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Stuart W. Mirsky is a former municipal bureaucrat who left government service in 2002 to write full time. After traveling in his youth (Europe, Africa, the Middle East) and securing a black belt in the oriental martial art of karate, Mirsky, who studied philosophy in his college days, settled down to raise a family and keep them housed and fed. But the "call of the writer" drew him back once more to the wild and windswept shores of fiction with his first novel, The King of Vinland's Saga, about Vikings and Indians in eleventh century North America.
The novel, which was initially begun and written in the early 1980's, lay forgotten for a decade in a desk drawer until a colleague approached him in 1994 in search of a story that "might make a good movie." A former filmmaker, the colleague was interested in getting back in the business but, on re-reading the original manuscript, after nearly a decade, Mirsky decided the sensibility was too juvenile and determined to write it all again -- nearly from scratch.
Two years later he delivered the new manuscript to that colleague and a screenwriter collaborator. As they sat over a late lunch in a midtown Manhattan eatery, Mirsky listened with a growing sense of dread as the screenwriter painstakingly described all the problems he saw with the novel. Rising from the table, Mirsky finally thanked them and excused himself, saying he had to get back to the office. "I'm sorry you didn't like it," he added as he turned to leave.
The screenwriter stared in surprise. "Sit down," he said. "Who said I didn't like it? I was just saying how hard this is going to be to film." Returning to the table, Mirsky found the food tasted a great deal better than before. Still, when all was said and done, neither his colleague nor the screenwriter could raise the cash to make the film.
Mirsky finally called the screenwriter a few months later and said, "What do I do now?"
"Get it published," was the reply. But that proved easier to say than do.
After two more years of queries to various publishing houses, Mirsky was ready to shove the new manuscript in the drawer with the older one when he discovered that modern digital storage and printing technology, combined with Internet distribution and sales, had made self-publishing an economically viable alternative and decided to publish the novel himself. Despite its "amateur" provenance, the book, which came out at the end of 1998, won surprisingly good reviews from readers in many venues including on Amazon.com and Mirsky began to think that maybe he'd been wasting his time in the bureaucracy after all.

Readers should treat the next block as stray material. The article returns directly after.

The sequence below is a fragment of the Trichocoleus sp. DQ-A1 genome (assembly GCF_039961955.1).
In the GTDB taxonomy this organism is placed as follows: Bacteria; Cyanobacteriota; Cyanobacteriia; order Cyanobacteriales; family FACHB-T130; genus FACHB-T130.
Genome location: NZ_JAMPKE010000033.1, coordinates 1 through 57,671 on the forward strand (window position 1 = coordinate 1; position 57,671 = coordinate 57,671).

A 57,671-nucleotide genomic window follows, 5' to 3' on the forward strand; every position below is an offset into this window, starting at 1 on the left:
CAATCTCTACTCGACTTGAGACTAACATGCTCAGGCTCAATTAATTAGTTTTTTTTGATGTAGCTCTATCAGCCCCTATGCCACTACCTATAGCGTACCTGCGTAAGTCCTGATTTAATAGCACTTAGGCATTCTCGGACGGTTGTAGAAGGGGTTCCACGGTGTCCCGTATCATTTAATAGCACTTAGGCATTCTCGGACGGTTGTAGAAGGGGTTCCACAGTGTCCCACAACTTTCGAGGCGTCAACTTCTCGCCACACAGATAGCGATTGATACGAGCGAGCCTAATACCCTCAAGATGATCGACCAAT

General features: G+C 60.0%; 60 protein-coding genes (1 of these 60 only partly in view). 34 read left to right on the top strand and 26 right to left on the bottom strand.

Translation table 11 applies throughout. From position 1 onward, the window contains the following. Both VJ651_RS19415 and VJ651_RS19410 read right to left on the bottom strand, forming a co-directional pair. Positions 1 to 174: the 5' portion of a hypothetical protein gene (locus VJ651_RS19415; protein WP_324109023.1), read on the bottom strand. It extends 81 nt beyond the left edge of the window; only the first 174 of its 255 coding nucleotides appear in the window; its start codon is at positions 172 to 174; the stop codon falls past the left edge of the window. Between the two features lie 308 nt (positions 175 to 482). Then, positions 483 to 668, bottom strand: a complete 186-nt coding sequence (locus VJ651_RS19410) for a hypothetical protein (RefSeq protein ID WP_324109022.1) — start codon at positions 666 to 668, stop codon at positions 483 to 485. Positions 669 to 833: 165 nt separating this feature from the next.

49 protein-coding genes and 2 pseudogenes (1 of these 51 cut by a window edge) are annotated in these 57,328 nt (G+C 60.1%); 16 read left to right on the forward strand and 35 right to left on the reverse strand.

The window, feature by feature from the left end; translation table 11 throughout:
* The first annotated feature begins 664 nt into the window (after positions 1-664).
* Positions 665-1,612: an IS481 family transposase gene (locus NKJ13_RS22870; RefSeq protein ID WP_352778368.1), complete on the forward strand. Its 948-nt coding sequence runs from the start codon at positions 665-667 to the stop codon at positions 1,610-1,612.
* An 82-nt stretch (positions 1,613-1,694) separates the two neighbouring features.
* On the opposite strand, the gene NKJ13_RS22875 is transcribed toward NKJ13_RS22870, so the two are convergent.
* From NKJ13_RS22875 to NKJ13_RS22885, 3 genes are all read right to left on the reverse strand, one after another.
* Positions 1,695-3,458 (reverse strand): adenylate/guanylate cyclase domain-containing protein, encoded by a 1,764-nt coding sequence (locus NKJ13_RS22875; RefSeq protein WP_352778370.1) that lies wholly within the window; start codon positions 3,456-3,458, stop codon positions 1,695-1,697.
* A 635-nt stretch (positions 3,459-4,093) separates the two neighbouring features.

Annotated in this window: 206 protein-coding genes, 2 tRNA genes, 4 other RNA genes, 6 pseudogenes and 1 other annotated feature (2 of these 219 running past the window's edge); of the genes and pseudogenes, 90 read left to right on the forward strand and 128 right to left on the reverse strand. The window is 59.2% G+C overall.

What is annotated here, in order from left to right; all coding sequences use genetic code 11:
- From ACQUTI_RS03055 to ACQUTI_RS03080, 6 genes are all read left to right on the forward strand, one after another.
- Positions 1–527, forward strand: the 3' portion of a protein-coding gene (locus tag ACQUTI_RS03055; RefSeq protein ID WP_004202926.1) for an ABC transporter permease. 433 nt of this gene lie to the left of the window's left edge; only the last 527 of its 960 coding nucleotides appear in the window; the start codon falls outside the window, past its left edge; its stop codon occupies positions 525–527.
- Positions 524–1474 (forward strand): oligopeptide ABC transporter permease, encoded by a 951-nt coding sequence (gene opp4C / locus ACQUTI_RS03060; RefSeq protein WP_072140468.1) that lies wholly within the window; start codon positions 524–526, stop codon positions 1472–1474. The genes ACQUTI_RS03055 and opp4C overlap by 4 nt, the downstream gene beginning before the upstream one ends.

"It actually took me only 108 days to write though it was two years in the making since I was working full time then," Mirsky notes.
The book, as it now exists, was written nearly without revision (except for one troublesome scene and some light editorial clean-up prior to publication). "It virtually poured out of me," Mirsky adds, "as if it were writing itself. Unfortunately I've never had that experience again as everything on this scale I've tried since has been an agonizing struggle to get right, suggesting that I may have become too self-conscious in my craft -- such as it is."
Since writing the viking novel, Mirsky has coordinated a viking ship extravaganza in 2000 in New York Harbor and, after retiring, he developed and managed two literary arts festivals, bringing writers and readers together in a series of panel discussions and workshops combining musical entertainment and poetry readings with book signings and other networking opportunities for writers and readers.
In 2004, he published a compendium of short pieces, written for a number of local newspapers over the preceding decade about local cultural and political issues (Irregularities: Tidal Flows and Politics Along the Rockaway Shore). He also ran for local political office in a campaign aimed at restoring fiscal responsibility and making state government more accountable to its citizens while eschewing all efforts at formal fund raising. He lost with less than 25% of the vote in a two-candidate race!
In 2005 he edited the Holocaust memoir Bitter Freedom by Jafa Wallach and wrote the foreword for it (Hermitage Publishing, 2006) and in 2006 he completed A Raft on the River, the true story of a fifteen year old girl's remarkable journey of survival as she dodged the Nazis in Eastern Poland during the Second World War for nearly two years and lived for a time under the unsuspecting nose of the local gestapo commandant (Paul Mould Publisher, UK, 2006).
Mirsky reports that he is now at work on another, rather different sort of novel, this one an off-the-beaten-track American Western, set mainly in pre-Civil War Oklahoma and Texas. It's the true story of a forgotten group of people whose long struggle to redeem a broken promise given in the midst of a shabby and bloody conflict produced a legend fit to stand with the greatest sagas of the old West, he says.